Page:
Displaying items by tag: division of maternal fetal medicine

UAB women’s health experts found that prophylactic anticoagulation guidelines did not reduce risk of venous thromboembolisms but did increase the risk for bleeding complications in the general obstetric population.
UAB-led national study shows using blood pressure medication to treat pregnant women with chronic hypertension improves pregnancy outcomes, including a decrease in severe preeclampsia and preterm birth.
UAB maternal-fetal medicine specialists partner with the DCH Health System to provide specialized care for high-risk pregnancy patients in West Alabama.
Consortium led by UAB researchers in the UAB Heersink School of Medicine and School of Public Health received additional funding to further study chronic hypertension and preeclampsia epigenetics participants enrolled in the CHAP trial.
Death or severe brain bleeding in the first week after birth dropped from 27.4 percent to 15 percent after introduction of a bundle of evidence-based, potentially better practices for preterm infants. Median weight of the 820 infants studied was 1 pound, 10 ounces.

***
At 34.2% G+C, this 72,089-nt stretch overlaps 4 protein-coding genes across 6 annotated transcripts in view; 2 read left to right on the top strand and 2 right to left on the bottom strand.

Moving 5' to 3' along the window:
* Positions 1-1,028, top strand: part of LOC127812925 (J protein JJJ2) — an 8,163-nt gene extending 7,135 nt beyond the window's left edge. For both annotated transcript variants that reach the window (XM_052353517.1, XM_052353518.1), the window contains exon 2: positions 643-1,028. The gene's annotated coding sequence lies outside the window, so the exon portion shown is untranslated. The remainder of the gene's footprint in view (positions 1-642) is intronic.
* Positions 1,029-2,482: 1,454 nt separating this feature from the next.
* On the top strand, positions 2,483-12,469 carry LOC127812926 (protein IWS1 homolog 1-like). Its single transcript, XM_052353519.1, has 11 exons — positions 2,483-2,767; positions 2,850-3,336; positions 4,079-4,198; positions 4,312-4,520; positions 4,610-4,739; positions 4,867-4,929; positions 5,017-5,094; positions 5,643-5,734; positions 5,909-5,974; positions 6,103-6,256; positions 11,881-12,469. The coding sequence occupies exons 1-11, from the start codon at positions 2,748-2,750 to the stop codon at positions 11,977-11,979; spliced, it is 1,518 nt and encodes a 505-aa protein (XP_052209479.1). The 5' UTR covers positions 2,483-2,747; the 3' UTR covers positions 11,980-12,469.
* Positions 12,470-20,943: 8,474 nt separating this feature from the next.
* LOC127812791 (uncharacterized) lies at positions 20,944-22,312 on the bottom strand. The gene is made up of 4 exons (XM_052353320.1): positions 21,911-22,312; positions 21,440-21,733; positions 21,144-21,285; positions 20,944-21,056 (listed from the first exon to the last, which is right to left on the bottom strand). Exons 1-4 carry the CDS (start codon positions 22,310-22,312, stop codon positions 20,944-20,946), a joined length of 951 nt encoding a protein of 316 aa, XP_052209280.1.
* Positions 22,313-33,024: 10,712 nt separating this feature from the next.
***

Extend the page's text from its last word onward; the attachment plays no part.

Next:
Record $95 million Heersink lead gift to advance strategic growth and biomedical innovation.
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The genetic counseling field has become an important component of medicine in the past decade. Alabama law now mandates all genetic counselors practicing in the state be licensed by fall of 2021.
In October 2020, amid a global pandemic, the UAB Comprehensive Transplant Institute launched the Southeast’s first uterus transplant program — only the fourth of its kind in the United States.
Researchers from UAB are working with the NIH and Bill & Melinda Gates Foundation to study a potential antibiotic to treat maternal and infant sepsis in low-income countries.
For mothers with substance abuse disorders, UAB is helping to provide crucial care for them and their child.
In light of new study results, guidelines for early gestational diabetes screening in obese pregnant women will need reassessment.
Women who delay pushing during labor face higher risks for infection and bleeding without reducing the likelihood of having a cesarean delivery.
A UAB maternal-fetal specialist led a secondary analysis to determine factors relating to frequency of C-sections across 25 American hospitals.
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